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ŠUMARSKI LIST 5-6/2018 str. 44     <-- 44 -->        PDF

Seed orchards serve as the link between tree breeding and afforestation (Kang 2001, Funda and El-Kassaby 2012). First planned tree breeding activities began in Turkey in 1964 (Urgenc 1967). In these studies, pine species were given priority, and the acquired knowledge and experience led to the establishment of the first commercial seed orchard for Turkish red pine (Pinus brutia Ten.) species in 1976 (Alan 2012).
Turkish red pine is the most important coniferous tree among the forest tree species of Turkey. It is a characteristically fast-growing and widely distributed species, also the most commonly used species in wood production and afforestation in Turkey. In this respect, it has also been defined as one of the preferred and prioritized species for tree breeding in the National Tree Breeding Program, which was first implemented in 1994 (Koski and Antola 1993). The aim of this Breeding Program is to use seed orchards to meet the seed requirements of afforestation activities. In this context, since the first seed orchard was established in 1976, the total area of Turkish red pine seed orchards has reached 615 hectares, 75 hectares of which were established through progeny trials (Bilgen et al. 2013; Oatiam 2015).
Seed orchards are considered to be an affordable tool that allows forest areas – and hence the quantity of forest products – to be increased over time (Codesido and Fernandez-Lopez 2014). Seed orchard management comprises various practices employed at seed orchards to produce the genetically and physiologically high-quality seeds that are necessary for establishing forests (Bramlett 1991; Codesido and Fernandez-Lopez 2014). While various tools can be used in seed orchard management, top pruning is a management tool that enables the relatively easy and safe collection of seed by reducing the heights of trees (Matheson and Willcocks 1976; Kajba et al. 2007; Funda and El-Kassaby 2012; Miller and DeBell 2013).
Top pruning which is the practice of removing whole tops or large branches by cutting reduces the heights of individual trees at a seed orchard, allowing them to receive more light. The greater amount of light received by ramets increases the ratio of Carbon: Nitrogen, which in turn increases the level of seed production (Sweet 1975). Top pruning may also facilitate tasks such as seed collection, pest control, and supplemental pollination activities (Gerwig 1987; Stoehr et al. 1995; Almqvist and Jansson 2015).
As Turkish red pine has been the most widely used species for afforestation in Turkey, Turkish red pine seed orchards have always been given the highest priority and importance. To collect information on the efficient management of Turkish red pine seed orchards,to date a number of studies have been conducted on top pruning (Sengun and Semerci 2002) and GA4/7 (Gibberellic acid) application (Ozturk et al. 2005).
In Turkey, seed orchards are still being established based on the results of progeny trials, and this leads to the constant formation of young seed orchards (Alan 2012). There are no studies on the effect of pruning on young and middle-aged Turkish red pine seed orchards.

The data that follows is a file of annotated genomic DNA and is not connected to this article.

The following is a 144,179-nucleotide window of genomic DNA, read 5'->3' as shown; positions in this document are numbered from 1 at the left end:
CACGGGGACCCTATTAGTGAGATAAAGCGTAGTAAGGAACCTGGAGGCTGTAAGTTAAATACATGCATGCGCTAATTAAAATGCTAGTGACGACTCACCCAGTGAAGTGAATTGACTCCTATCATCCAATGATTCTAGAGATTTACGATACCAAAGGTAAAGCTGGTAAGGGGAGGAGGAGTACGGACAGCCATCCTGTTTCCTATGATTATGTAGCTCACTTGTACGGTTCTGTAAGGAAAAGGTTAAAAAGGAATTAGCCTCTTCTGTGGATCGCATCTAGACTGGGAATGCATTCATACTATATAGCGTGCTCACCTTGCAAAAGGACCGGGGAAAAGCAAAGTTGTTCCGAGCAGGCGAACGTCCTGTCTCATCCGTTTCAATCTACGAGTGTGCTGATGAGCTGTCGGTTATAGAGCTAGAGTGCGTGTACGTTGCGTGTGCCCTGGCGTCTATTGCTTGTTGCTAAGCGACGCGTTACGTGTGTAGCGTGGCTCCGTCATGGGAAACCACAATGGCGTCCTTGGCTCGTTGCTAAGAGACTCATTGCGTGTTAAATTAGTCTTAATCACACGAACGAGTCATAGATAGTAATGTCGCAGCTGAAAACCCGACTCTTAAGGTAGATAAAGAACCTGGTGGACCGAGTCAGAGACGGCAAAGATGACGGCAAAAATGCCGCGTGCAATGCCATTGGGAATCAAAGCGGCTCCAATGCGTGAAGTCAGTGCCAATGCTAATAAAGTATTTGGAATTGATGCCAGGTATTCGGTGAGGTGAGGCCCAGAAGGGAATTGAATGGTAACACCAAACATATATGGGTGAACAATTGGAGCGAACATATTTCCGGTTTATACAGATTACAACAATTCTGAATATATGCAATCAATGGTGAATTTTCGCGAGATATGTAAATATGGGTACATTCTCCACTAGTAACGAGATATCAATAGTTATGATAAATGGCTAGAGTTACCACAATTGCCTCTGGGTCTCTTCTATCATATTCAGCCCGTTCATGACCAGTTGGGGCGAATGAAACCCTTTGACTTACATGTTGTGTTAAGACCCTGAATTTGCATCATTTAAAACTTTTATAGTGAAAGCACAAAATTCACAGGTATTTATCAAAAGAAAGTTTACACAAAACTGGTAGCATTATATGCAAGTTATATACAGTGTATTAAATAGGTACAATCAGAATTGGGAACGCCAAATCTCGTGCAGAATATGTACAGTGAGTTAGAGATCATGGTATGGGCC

While seed production naturally begins when the Turkish red pine seed orchards are seven-year-old, seed collection becomes more difficult in the ensuing years as the heights of the trees increases. An investigation of cone and seed production data over ten-year periods revealed that seed production per hectare in Turkish red pine seed orchards begins to decline after 20 years (Alan et al. 2011). This decrease is thought to be caused by two underlying reasons: Firstly, as the ramets in the seed orchard become fully developed, their branches cover all the empty spaces, decreasing the quantity of light the trees receive, and thus reducing the quantity of seed produced. Secondly, even though seed production levels remain relatively high, the increasing heights of the trees gradually makes it more difficult to collect the cones, preventing all the cones from being harvested, resulting in a certain quantity of cones being left on the trees. It has been suggested that severe and heavy top pruning (where more than four years growth is cut) might be a solution when it becomes difficult to collect cones due to the excessive growth of the trees in a seed orchard (Stoehr et al. 1995; Smith 2004). Alan et al. (2011) reported that by 2008, the area of Turkish red pine seed orchards aged 15 years or older had reached 75% of the total seed orchard. This has led to a need to examine the effects of intense top pruning on seed orchards aged 15 years or more. To enhance the diminishing cone production in middle-aged and old Turkish red pine seed orchards, information is required on the effects of top pruning in young orchards. In this context, study was implemented in 2008 on old, middle-aged and young seed orchards. As a continuation of that study, top pruning was repeated in middle-aged and young seed orchards in 2012, while the old seed orchard was not pruned.
This study aimed to (a) asses the development (height, diameter at breast height and volume index) of pruned and unpruned ramets, (b) compare pruned and unpruned ramets in terms of conelet, which is considered immature cone, and cone, which contains seeds for reproduction of species productivity, and (c) use the obtained information on productivity and ramet development for the management of seed orchards.
Three Turkish red pine seed orchards with different age groups (young, middle-aged and old orchards) were included in this study (Table 1). When the study was initiated in 2008, seed production had not yet begun in young seed